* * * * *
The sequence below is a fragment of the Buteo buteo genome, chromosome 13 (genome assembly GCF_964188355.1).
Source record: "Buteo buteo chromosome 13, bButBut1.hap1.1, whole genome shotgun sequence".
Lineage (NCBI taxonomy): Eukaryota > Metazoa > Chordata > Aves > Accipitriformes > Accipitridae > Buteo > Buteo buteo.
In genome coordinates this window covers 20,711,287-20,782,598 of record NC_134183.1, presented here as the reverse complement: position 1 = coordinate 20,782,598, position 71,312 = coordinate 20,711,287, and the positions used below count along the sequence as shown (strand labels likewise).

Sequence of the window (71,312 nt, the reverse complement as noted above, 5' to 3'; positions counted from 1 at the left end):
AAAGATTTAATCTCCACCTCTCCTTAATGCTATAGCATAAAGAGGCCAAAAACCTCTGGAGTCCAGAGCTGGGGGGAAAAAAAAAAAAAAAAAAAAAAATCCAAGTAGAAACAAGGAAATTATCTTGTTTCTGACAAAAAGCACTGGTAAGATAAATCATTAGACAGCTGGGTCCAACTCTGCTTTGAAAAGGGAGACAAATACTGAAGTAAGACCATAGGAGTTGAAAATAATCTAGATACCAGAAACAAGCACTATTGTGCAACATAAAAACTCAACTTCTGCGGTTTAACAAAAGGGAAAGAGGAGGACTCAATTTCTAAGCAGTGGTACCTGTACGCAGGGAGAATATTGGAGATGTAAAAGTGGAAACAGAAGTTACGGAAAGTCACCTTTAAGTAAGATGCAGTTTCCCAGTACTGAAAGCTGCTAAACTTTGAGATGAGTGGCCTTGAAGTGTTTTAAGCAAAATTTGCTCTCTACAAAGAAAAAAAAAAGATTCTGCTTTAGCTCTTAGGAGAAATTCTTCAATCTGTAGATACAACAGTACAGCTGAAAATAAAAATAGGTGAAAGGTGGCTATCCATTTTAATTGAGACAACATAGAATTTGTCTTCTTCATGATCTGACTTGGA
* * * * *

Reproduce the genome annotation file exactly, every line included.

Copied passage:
The sequence below is a fragment of the Buteo buteo genome, chromosome 13 (genome assembly GCF_964188355.1).
Source record: "Buteo buteo chromosome 13, bButBut1.hap1.1, whole genome shotgun sequence".
Lineage (NCBI taxonomy): Eukaryota > Metazoa > Chordata > Aves > Accipitriformes > Accipitridae > Buteo > Buteo buteo.
In genome coordinates this window covers 20,711,287-20,782,598 of record NC_134183.1, presented here as the reverse complement: position 1 = coordinate 20,782,598, position 71,312 = coordinate 20,711,287, and the positions used below count along the sequence as shown (strand labels likewise).

Sequence of the window (71,312 nt, the reverse complement as noted above, 5' to 3'; positions counted from 1 at the left end):
AAAGATTTAATCTCCACCTCTCCTTAATGCTATAGCATAAAGAGGCCAAAAACCTCTGGAGTCCAGAGCTGGGGGGAAAAAAAAAAAAAAAAAAAAAAATCCAAGTAGAAACAAGGAAATTATCTTGTTTCTGACAAAAAGCACTGGTAAGATAAATCATTAGACAGCTGGGTCCAACTCTGCTTTGAAAAGGGAGACAAATACTGAAGTAAGACCATAGGAGTTGAAAATAATCTAGATACCAGAAACAAGCACTATTGTGCAACATAAAAACTCAACTTCTGCGGTTTAACAAAAGGGAAAGAGGAGGACTCAATTTCTAAGCAGTGGTACCTGTACGCAGGGAGAATATTGGAGATGTAAAAGTGGAAACAGAAGTTACGGAAAGTCACCTTTAAGTAAGATGCAGTTTCCCAGTACTGAAAGCTGCTAAACTTTGAGATGAGTGGCCTTGAAGTGTTTTAAGCAAAATTTGCTCTCTACAAAGAAAAAAAAAAGATTCTGCTTTAGCTCTTAGGAGAAATTCTTCAATCTGTAGATACAACAGTACAGCTGAAAATAAAAATAGGTGAAAGGTGGCTATCCATTTTAATTGAGACAACATAGAATTTGTCTTCTTCATGATCTGACTTGGA